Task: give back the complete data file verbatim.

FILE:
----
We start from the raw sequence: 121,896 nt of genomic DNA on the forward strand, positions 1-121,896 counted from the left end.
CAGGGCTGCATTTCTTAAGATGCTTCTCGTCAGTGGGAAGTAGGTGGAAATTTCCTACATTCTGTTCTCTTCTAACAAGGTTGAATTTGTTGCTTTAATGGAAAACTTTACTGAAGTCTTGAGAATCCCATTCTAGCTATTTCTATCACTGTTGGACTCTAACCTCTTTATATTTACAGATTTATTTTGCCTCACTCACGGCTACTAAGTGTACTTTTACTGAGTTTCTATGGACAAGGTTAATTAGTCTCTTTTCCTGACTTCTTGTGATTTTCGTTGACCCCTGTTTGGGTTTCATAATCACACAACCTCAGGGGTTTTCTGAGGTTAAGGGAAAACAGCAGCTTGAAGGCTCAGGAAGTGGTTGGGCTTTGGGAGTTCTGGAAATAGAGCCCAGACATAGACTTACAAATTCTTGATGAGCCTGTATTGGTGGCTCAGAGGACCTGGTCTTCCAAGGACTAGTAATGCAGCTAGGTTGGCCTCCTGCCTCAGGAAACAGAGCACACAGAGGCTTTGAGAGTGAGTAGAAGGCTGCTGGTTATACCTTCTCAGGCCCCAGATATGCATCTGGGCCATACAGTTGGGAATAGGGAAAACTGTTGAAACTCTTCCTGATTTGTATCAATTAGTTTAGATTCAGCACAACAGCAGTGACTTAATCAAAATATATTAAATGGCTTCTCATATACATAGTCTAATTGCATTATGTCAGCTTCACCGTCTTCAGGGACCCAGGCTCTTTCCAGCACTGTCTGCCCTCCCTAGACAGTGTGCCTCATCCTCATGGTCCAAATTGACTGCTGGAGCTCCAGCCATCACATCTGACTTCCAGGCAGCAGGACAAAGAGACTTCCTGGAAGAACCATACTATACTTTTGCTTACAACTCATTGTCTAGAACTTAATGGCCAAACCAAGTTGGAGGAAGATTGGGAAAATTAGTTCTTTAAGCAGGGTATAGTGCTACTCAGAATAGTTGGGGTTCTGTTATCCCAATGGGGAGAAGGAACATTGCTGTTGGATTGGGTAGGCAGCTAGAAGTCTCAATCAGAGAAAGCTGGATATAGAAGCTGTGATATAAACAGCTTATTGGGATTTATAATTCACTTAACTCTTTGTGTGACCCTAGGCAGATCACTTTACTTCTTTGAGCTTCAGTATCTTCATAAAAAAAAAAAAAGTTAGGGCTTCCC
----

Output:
We start from the raw sequence: 121,896 nt of genomic DNA on the forward strand, positions 1-121,896 counted from the left end.
CAGGGCTGCATTTCTTAAGATGCTTCTCGTCAGTGGGAAGTAGGTGGAAATTTCCTACATTCTGTTCTCTTCTAACAAGGTTGAATTTGTTGCTTTAATGGAAAACTTTACTGAAGTCTTGAGAATCCCATTCTAGCTATTTCTATCACTGTTGGACTCTAACCTCTTTATATTTACAGATTTATTTTGCCTCACTCACGGCTACTAAGTGTACTTTTACTGAGTTTCTATGGACAAGGTTAATTAGTCTCTTTTCCTGACTTCTTGTGATTTTCGTTGACCCCTGTTTGGGTTTCATAATCACACAACCTCAGGGGTTTTCTGAGGTTAAGGGAAAACAGCAGCTTGAAGGCTCAGGAAGTGGTTGGGCTTTGGGAGTTCTGGAAATAGAGCCCAGACATAGACTTACAAATTCTTGATGAGCCTGTATTGGTGGCTCAGAGGACCTGGTCTTCCAAGGACTAGTAATGCAGCTAGGTTGGCCTCCTGCCTCAGGAAACAGAGCACACAGAGGCTTTGAGAGTGAGTAGAAGGCTGCTGGTTATACCTTCTCAGGCCCCAGATATGCATCTGGGCCATACAGTTGGGAATAGGGAAAACTGTTGAAACTCTTCCTGATTTGTATCAATTAGTTTAGATTCAGCACAACAGCAGTGACTTAATCAAAATATATTAAATGGCTTCTCATATACATAGTCTAATTGCATTATGTCAGCTTCACCGTCTTCAGGGACCCAGGCTCTTTCCAGCACTGTCTGCCCTCCCTAGACAGTGTGCCTCATCCTCATGGTCCAAATTGACTGCTGGAGCTCCAGCCATCACATCTGACTTCCAGGCAGCAGGACAAAGAGACTTCCTGGAAGAACCATACTATACTTTTGCTTACAACTCATTGTCTAGAACTTAATGGCCAAACCAAGTTGGAGGAAGATTGGGAAAATTAGTTCTTTAAGCAGGGTATAGTGCTACTCAGAATAGTTGGGGTTCTGTTATCCCAATGGGGAGAAGGAACATTGCTGTTGGATTGGGTAGGCAGCTAGAAGTCTCAATCAGAGAAAGCTGGATATAGAAGCTGTGATATAAACAGCTTATTGGGATTTATAATTCACTTAACTCTTTGTGTGACCCTAGGCAGATCACTTTACTTCTTTGAGCTTCAGTATCTTCATAAAAAAAAAAAAAGTTAGGGCTTCCC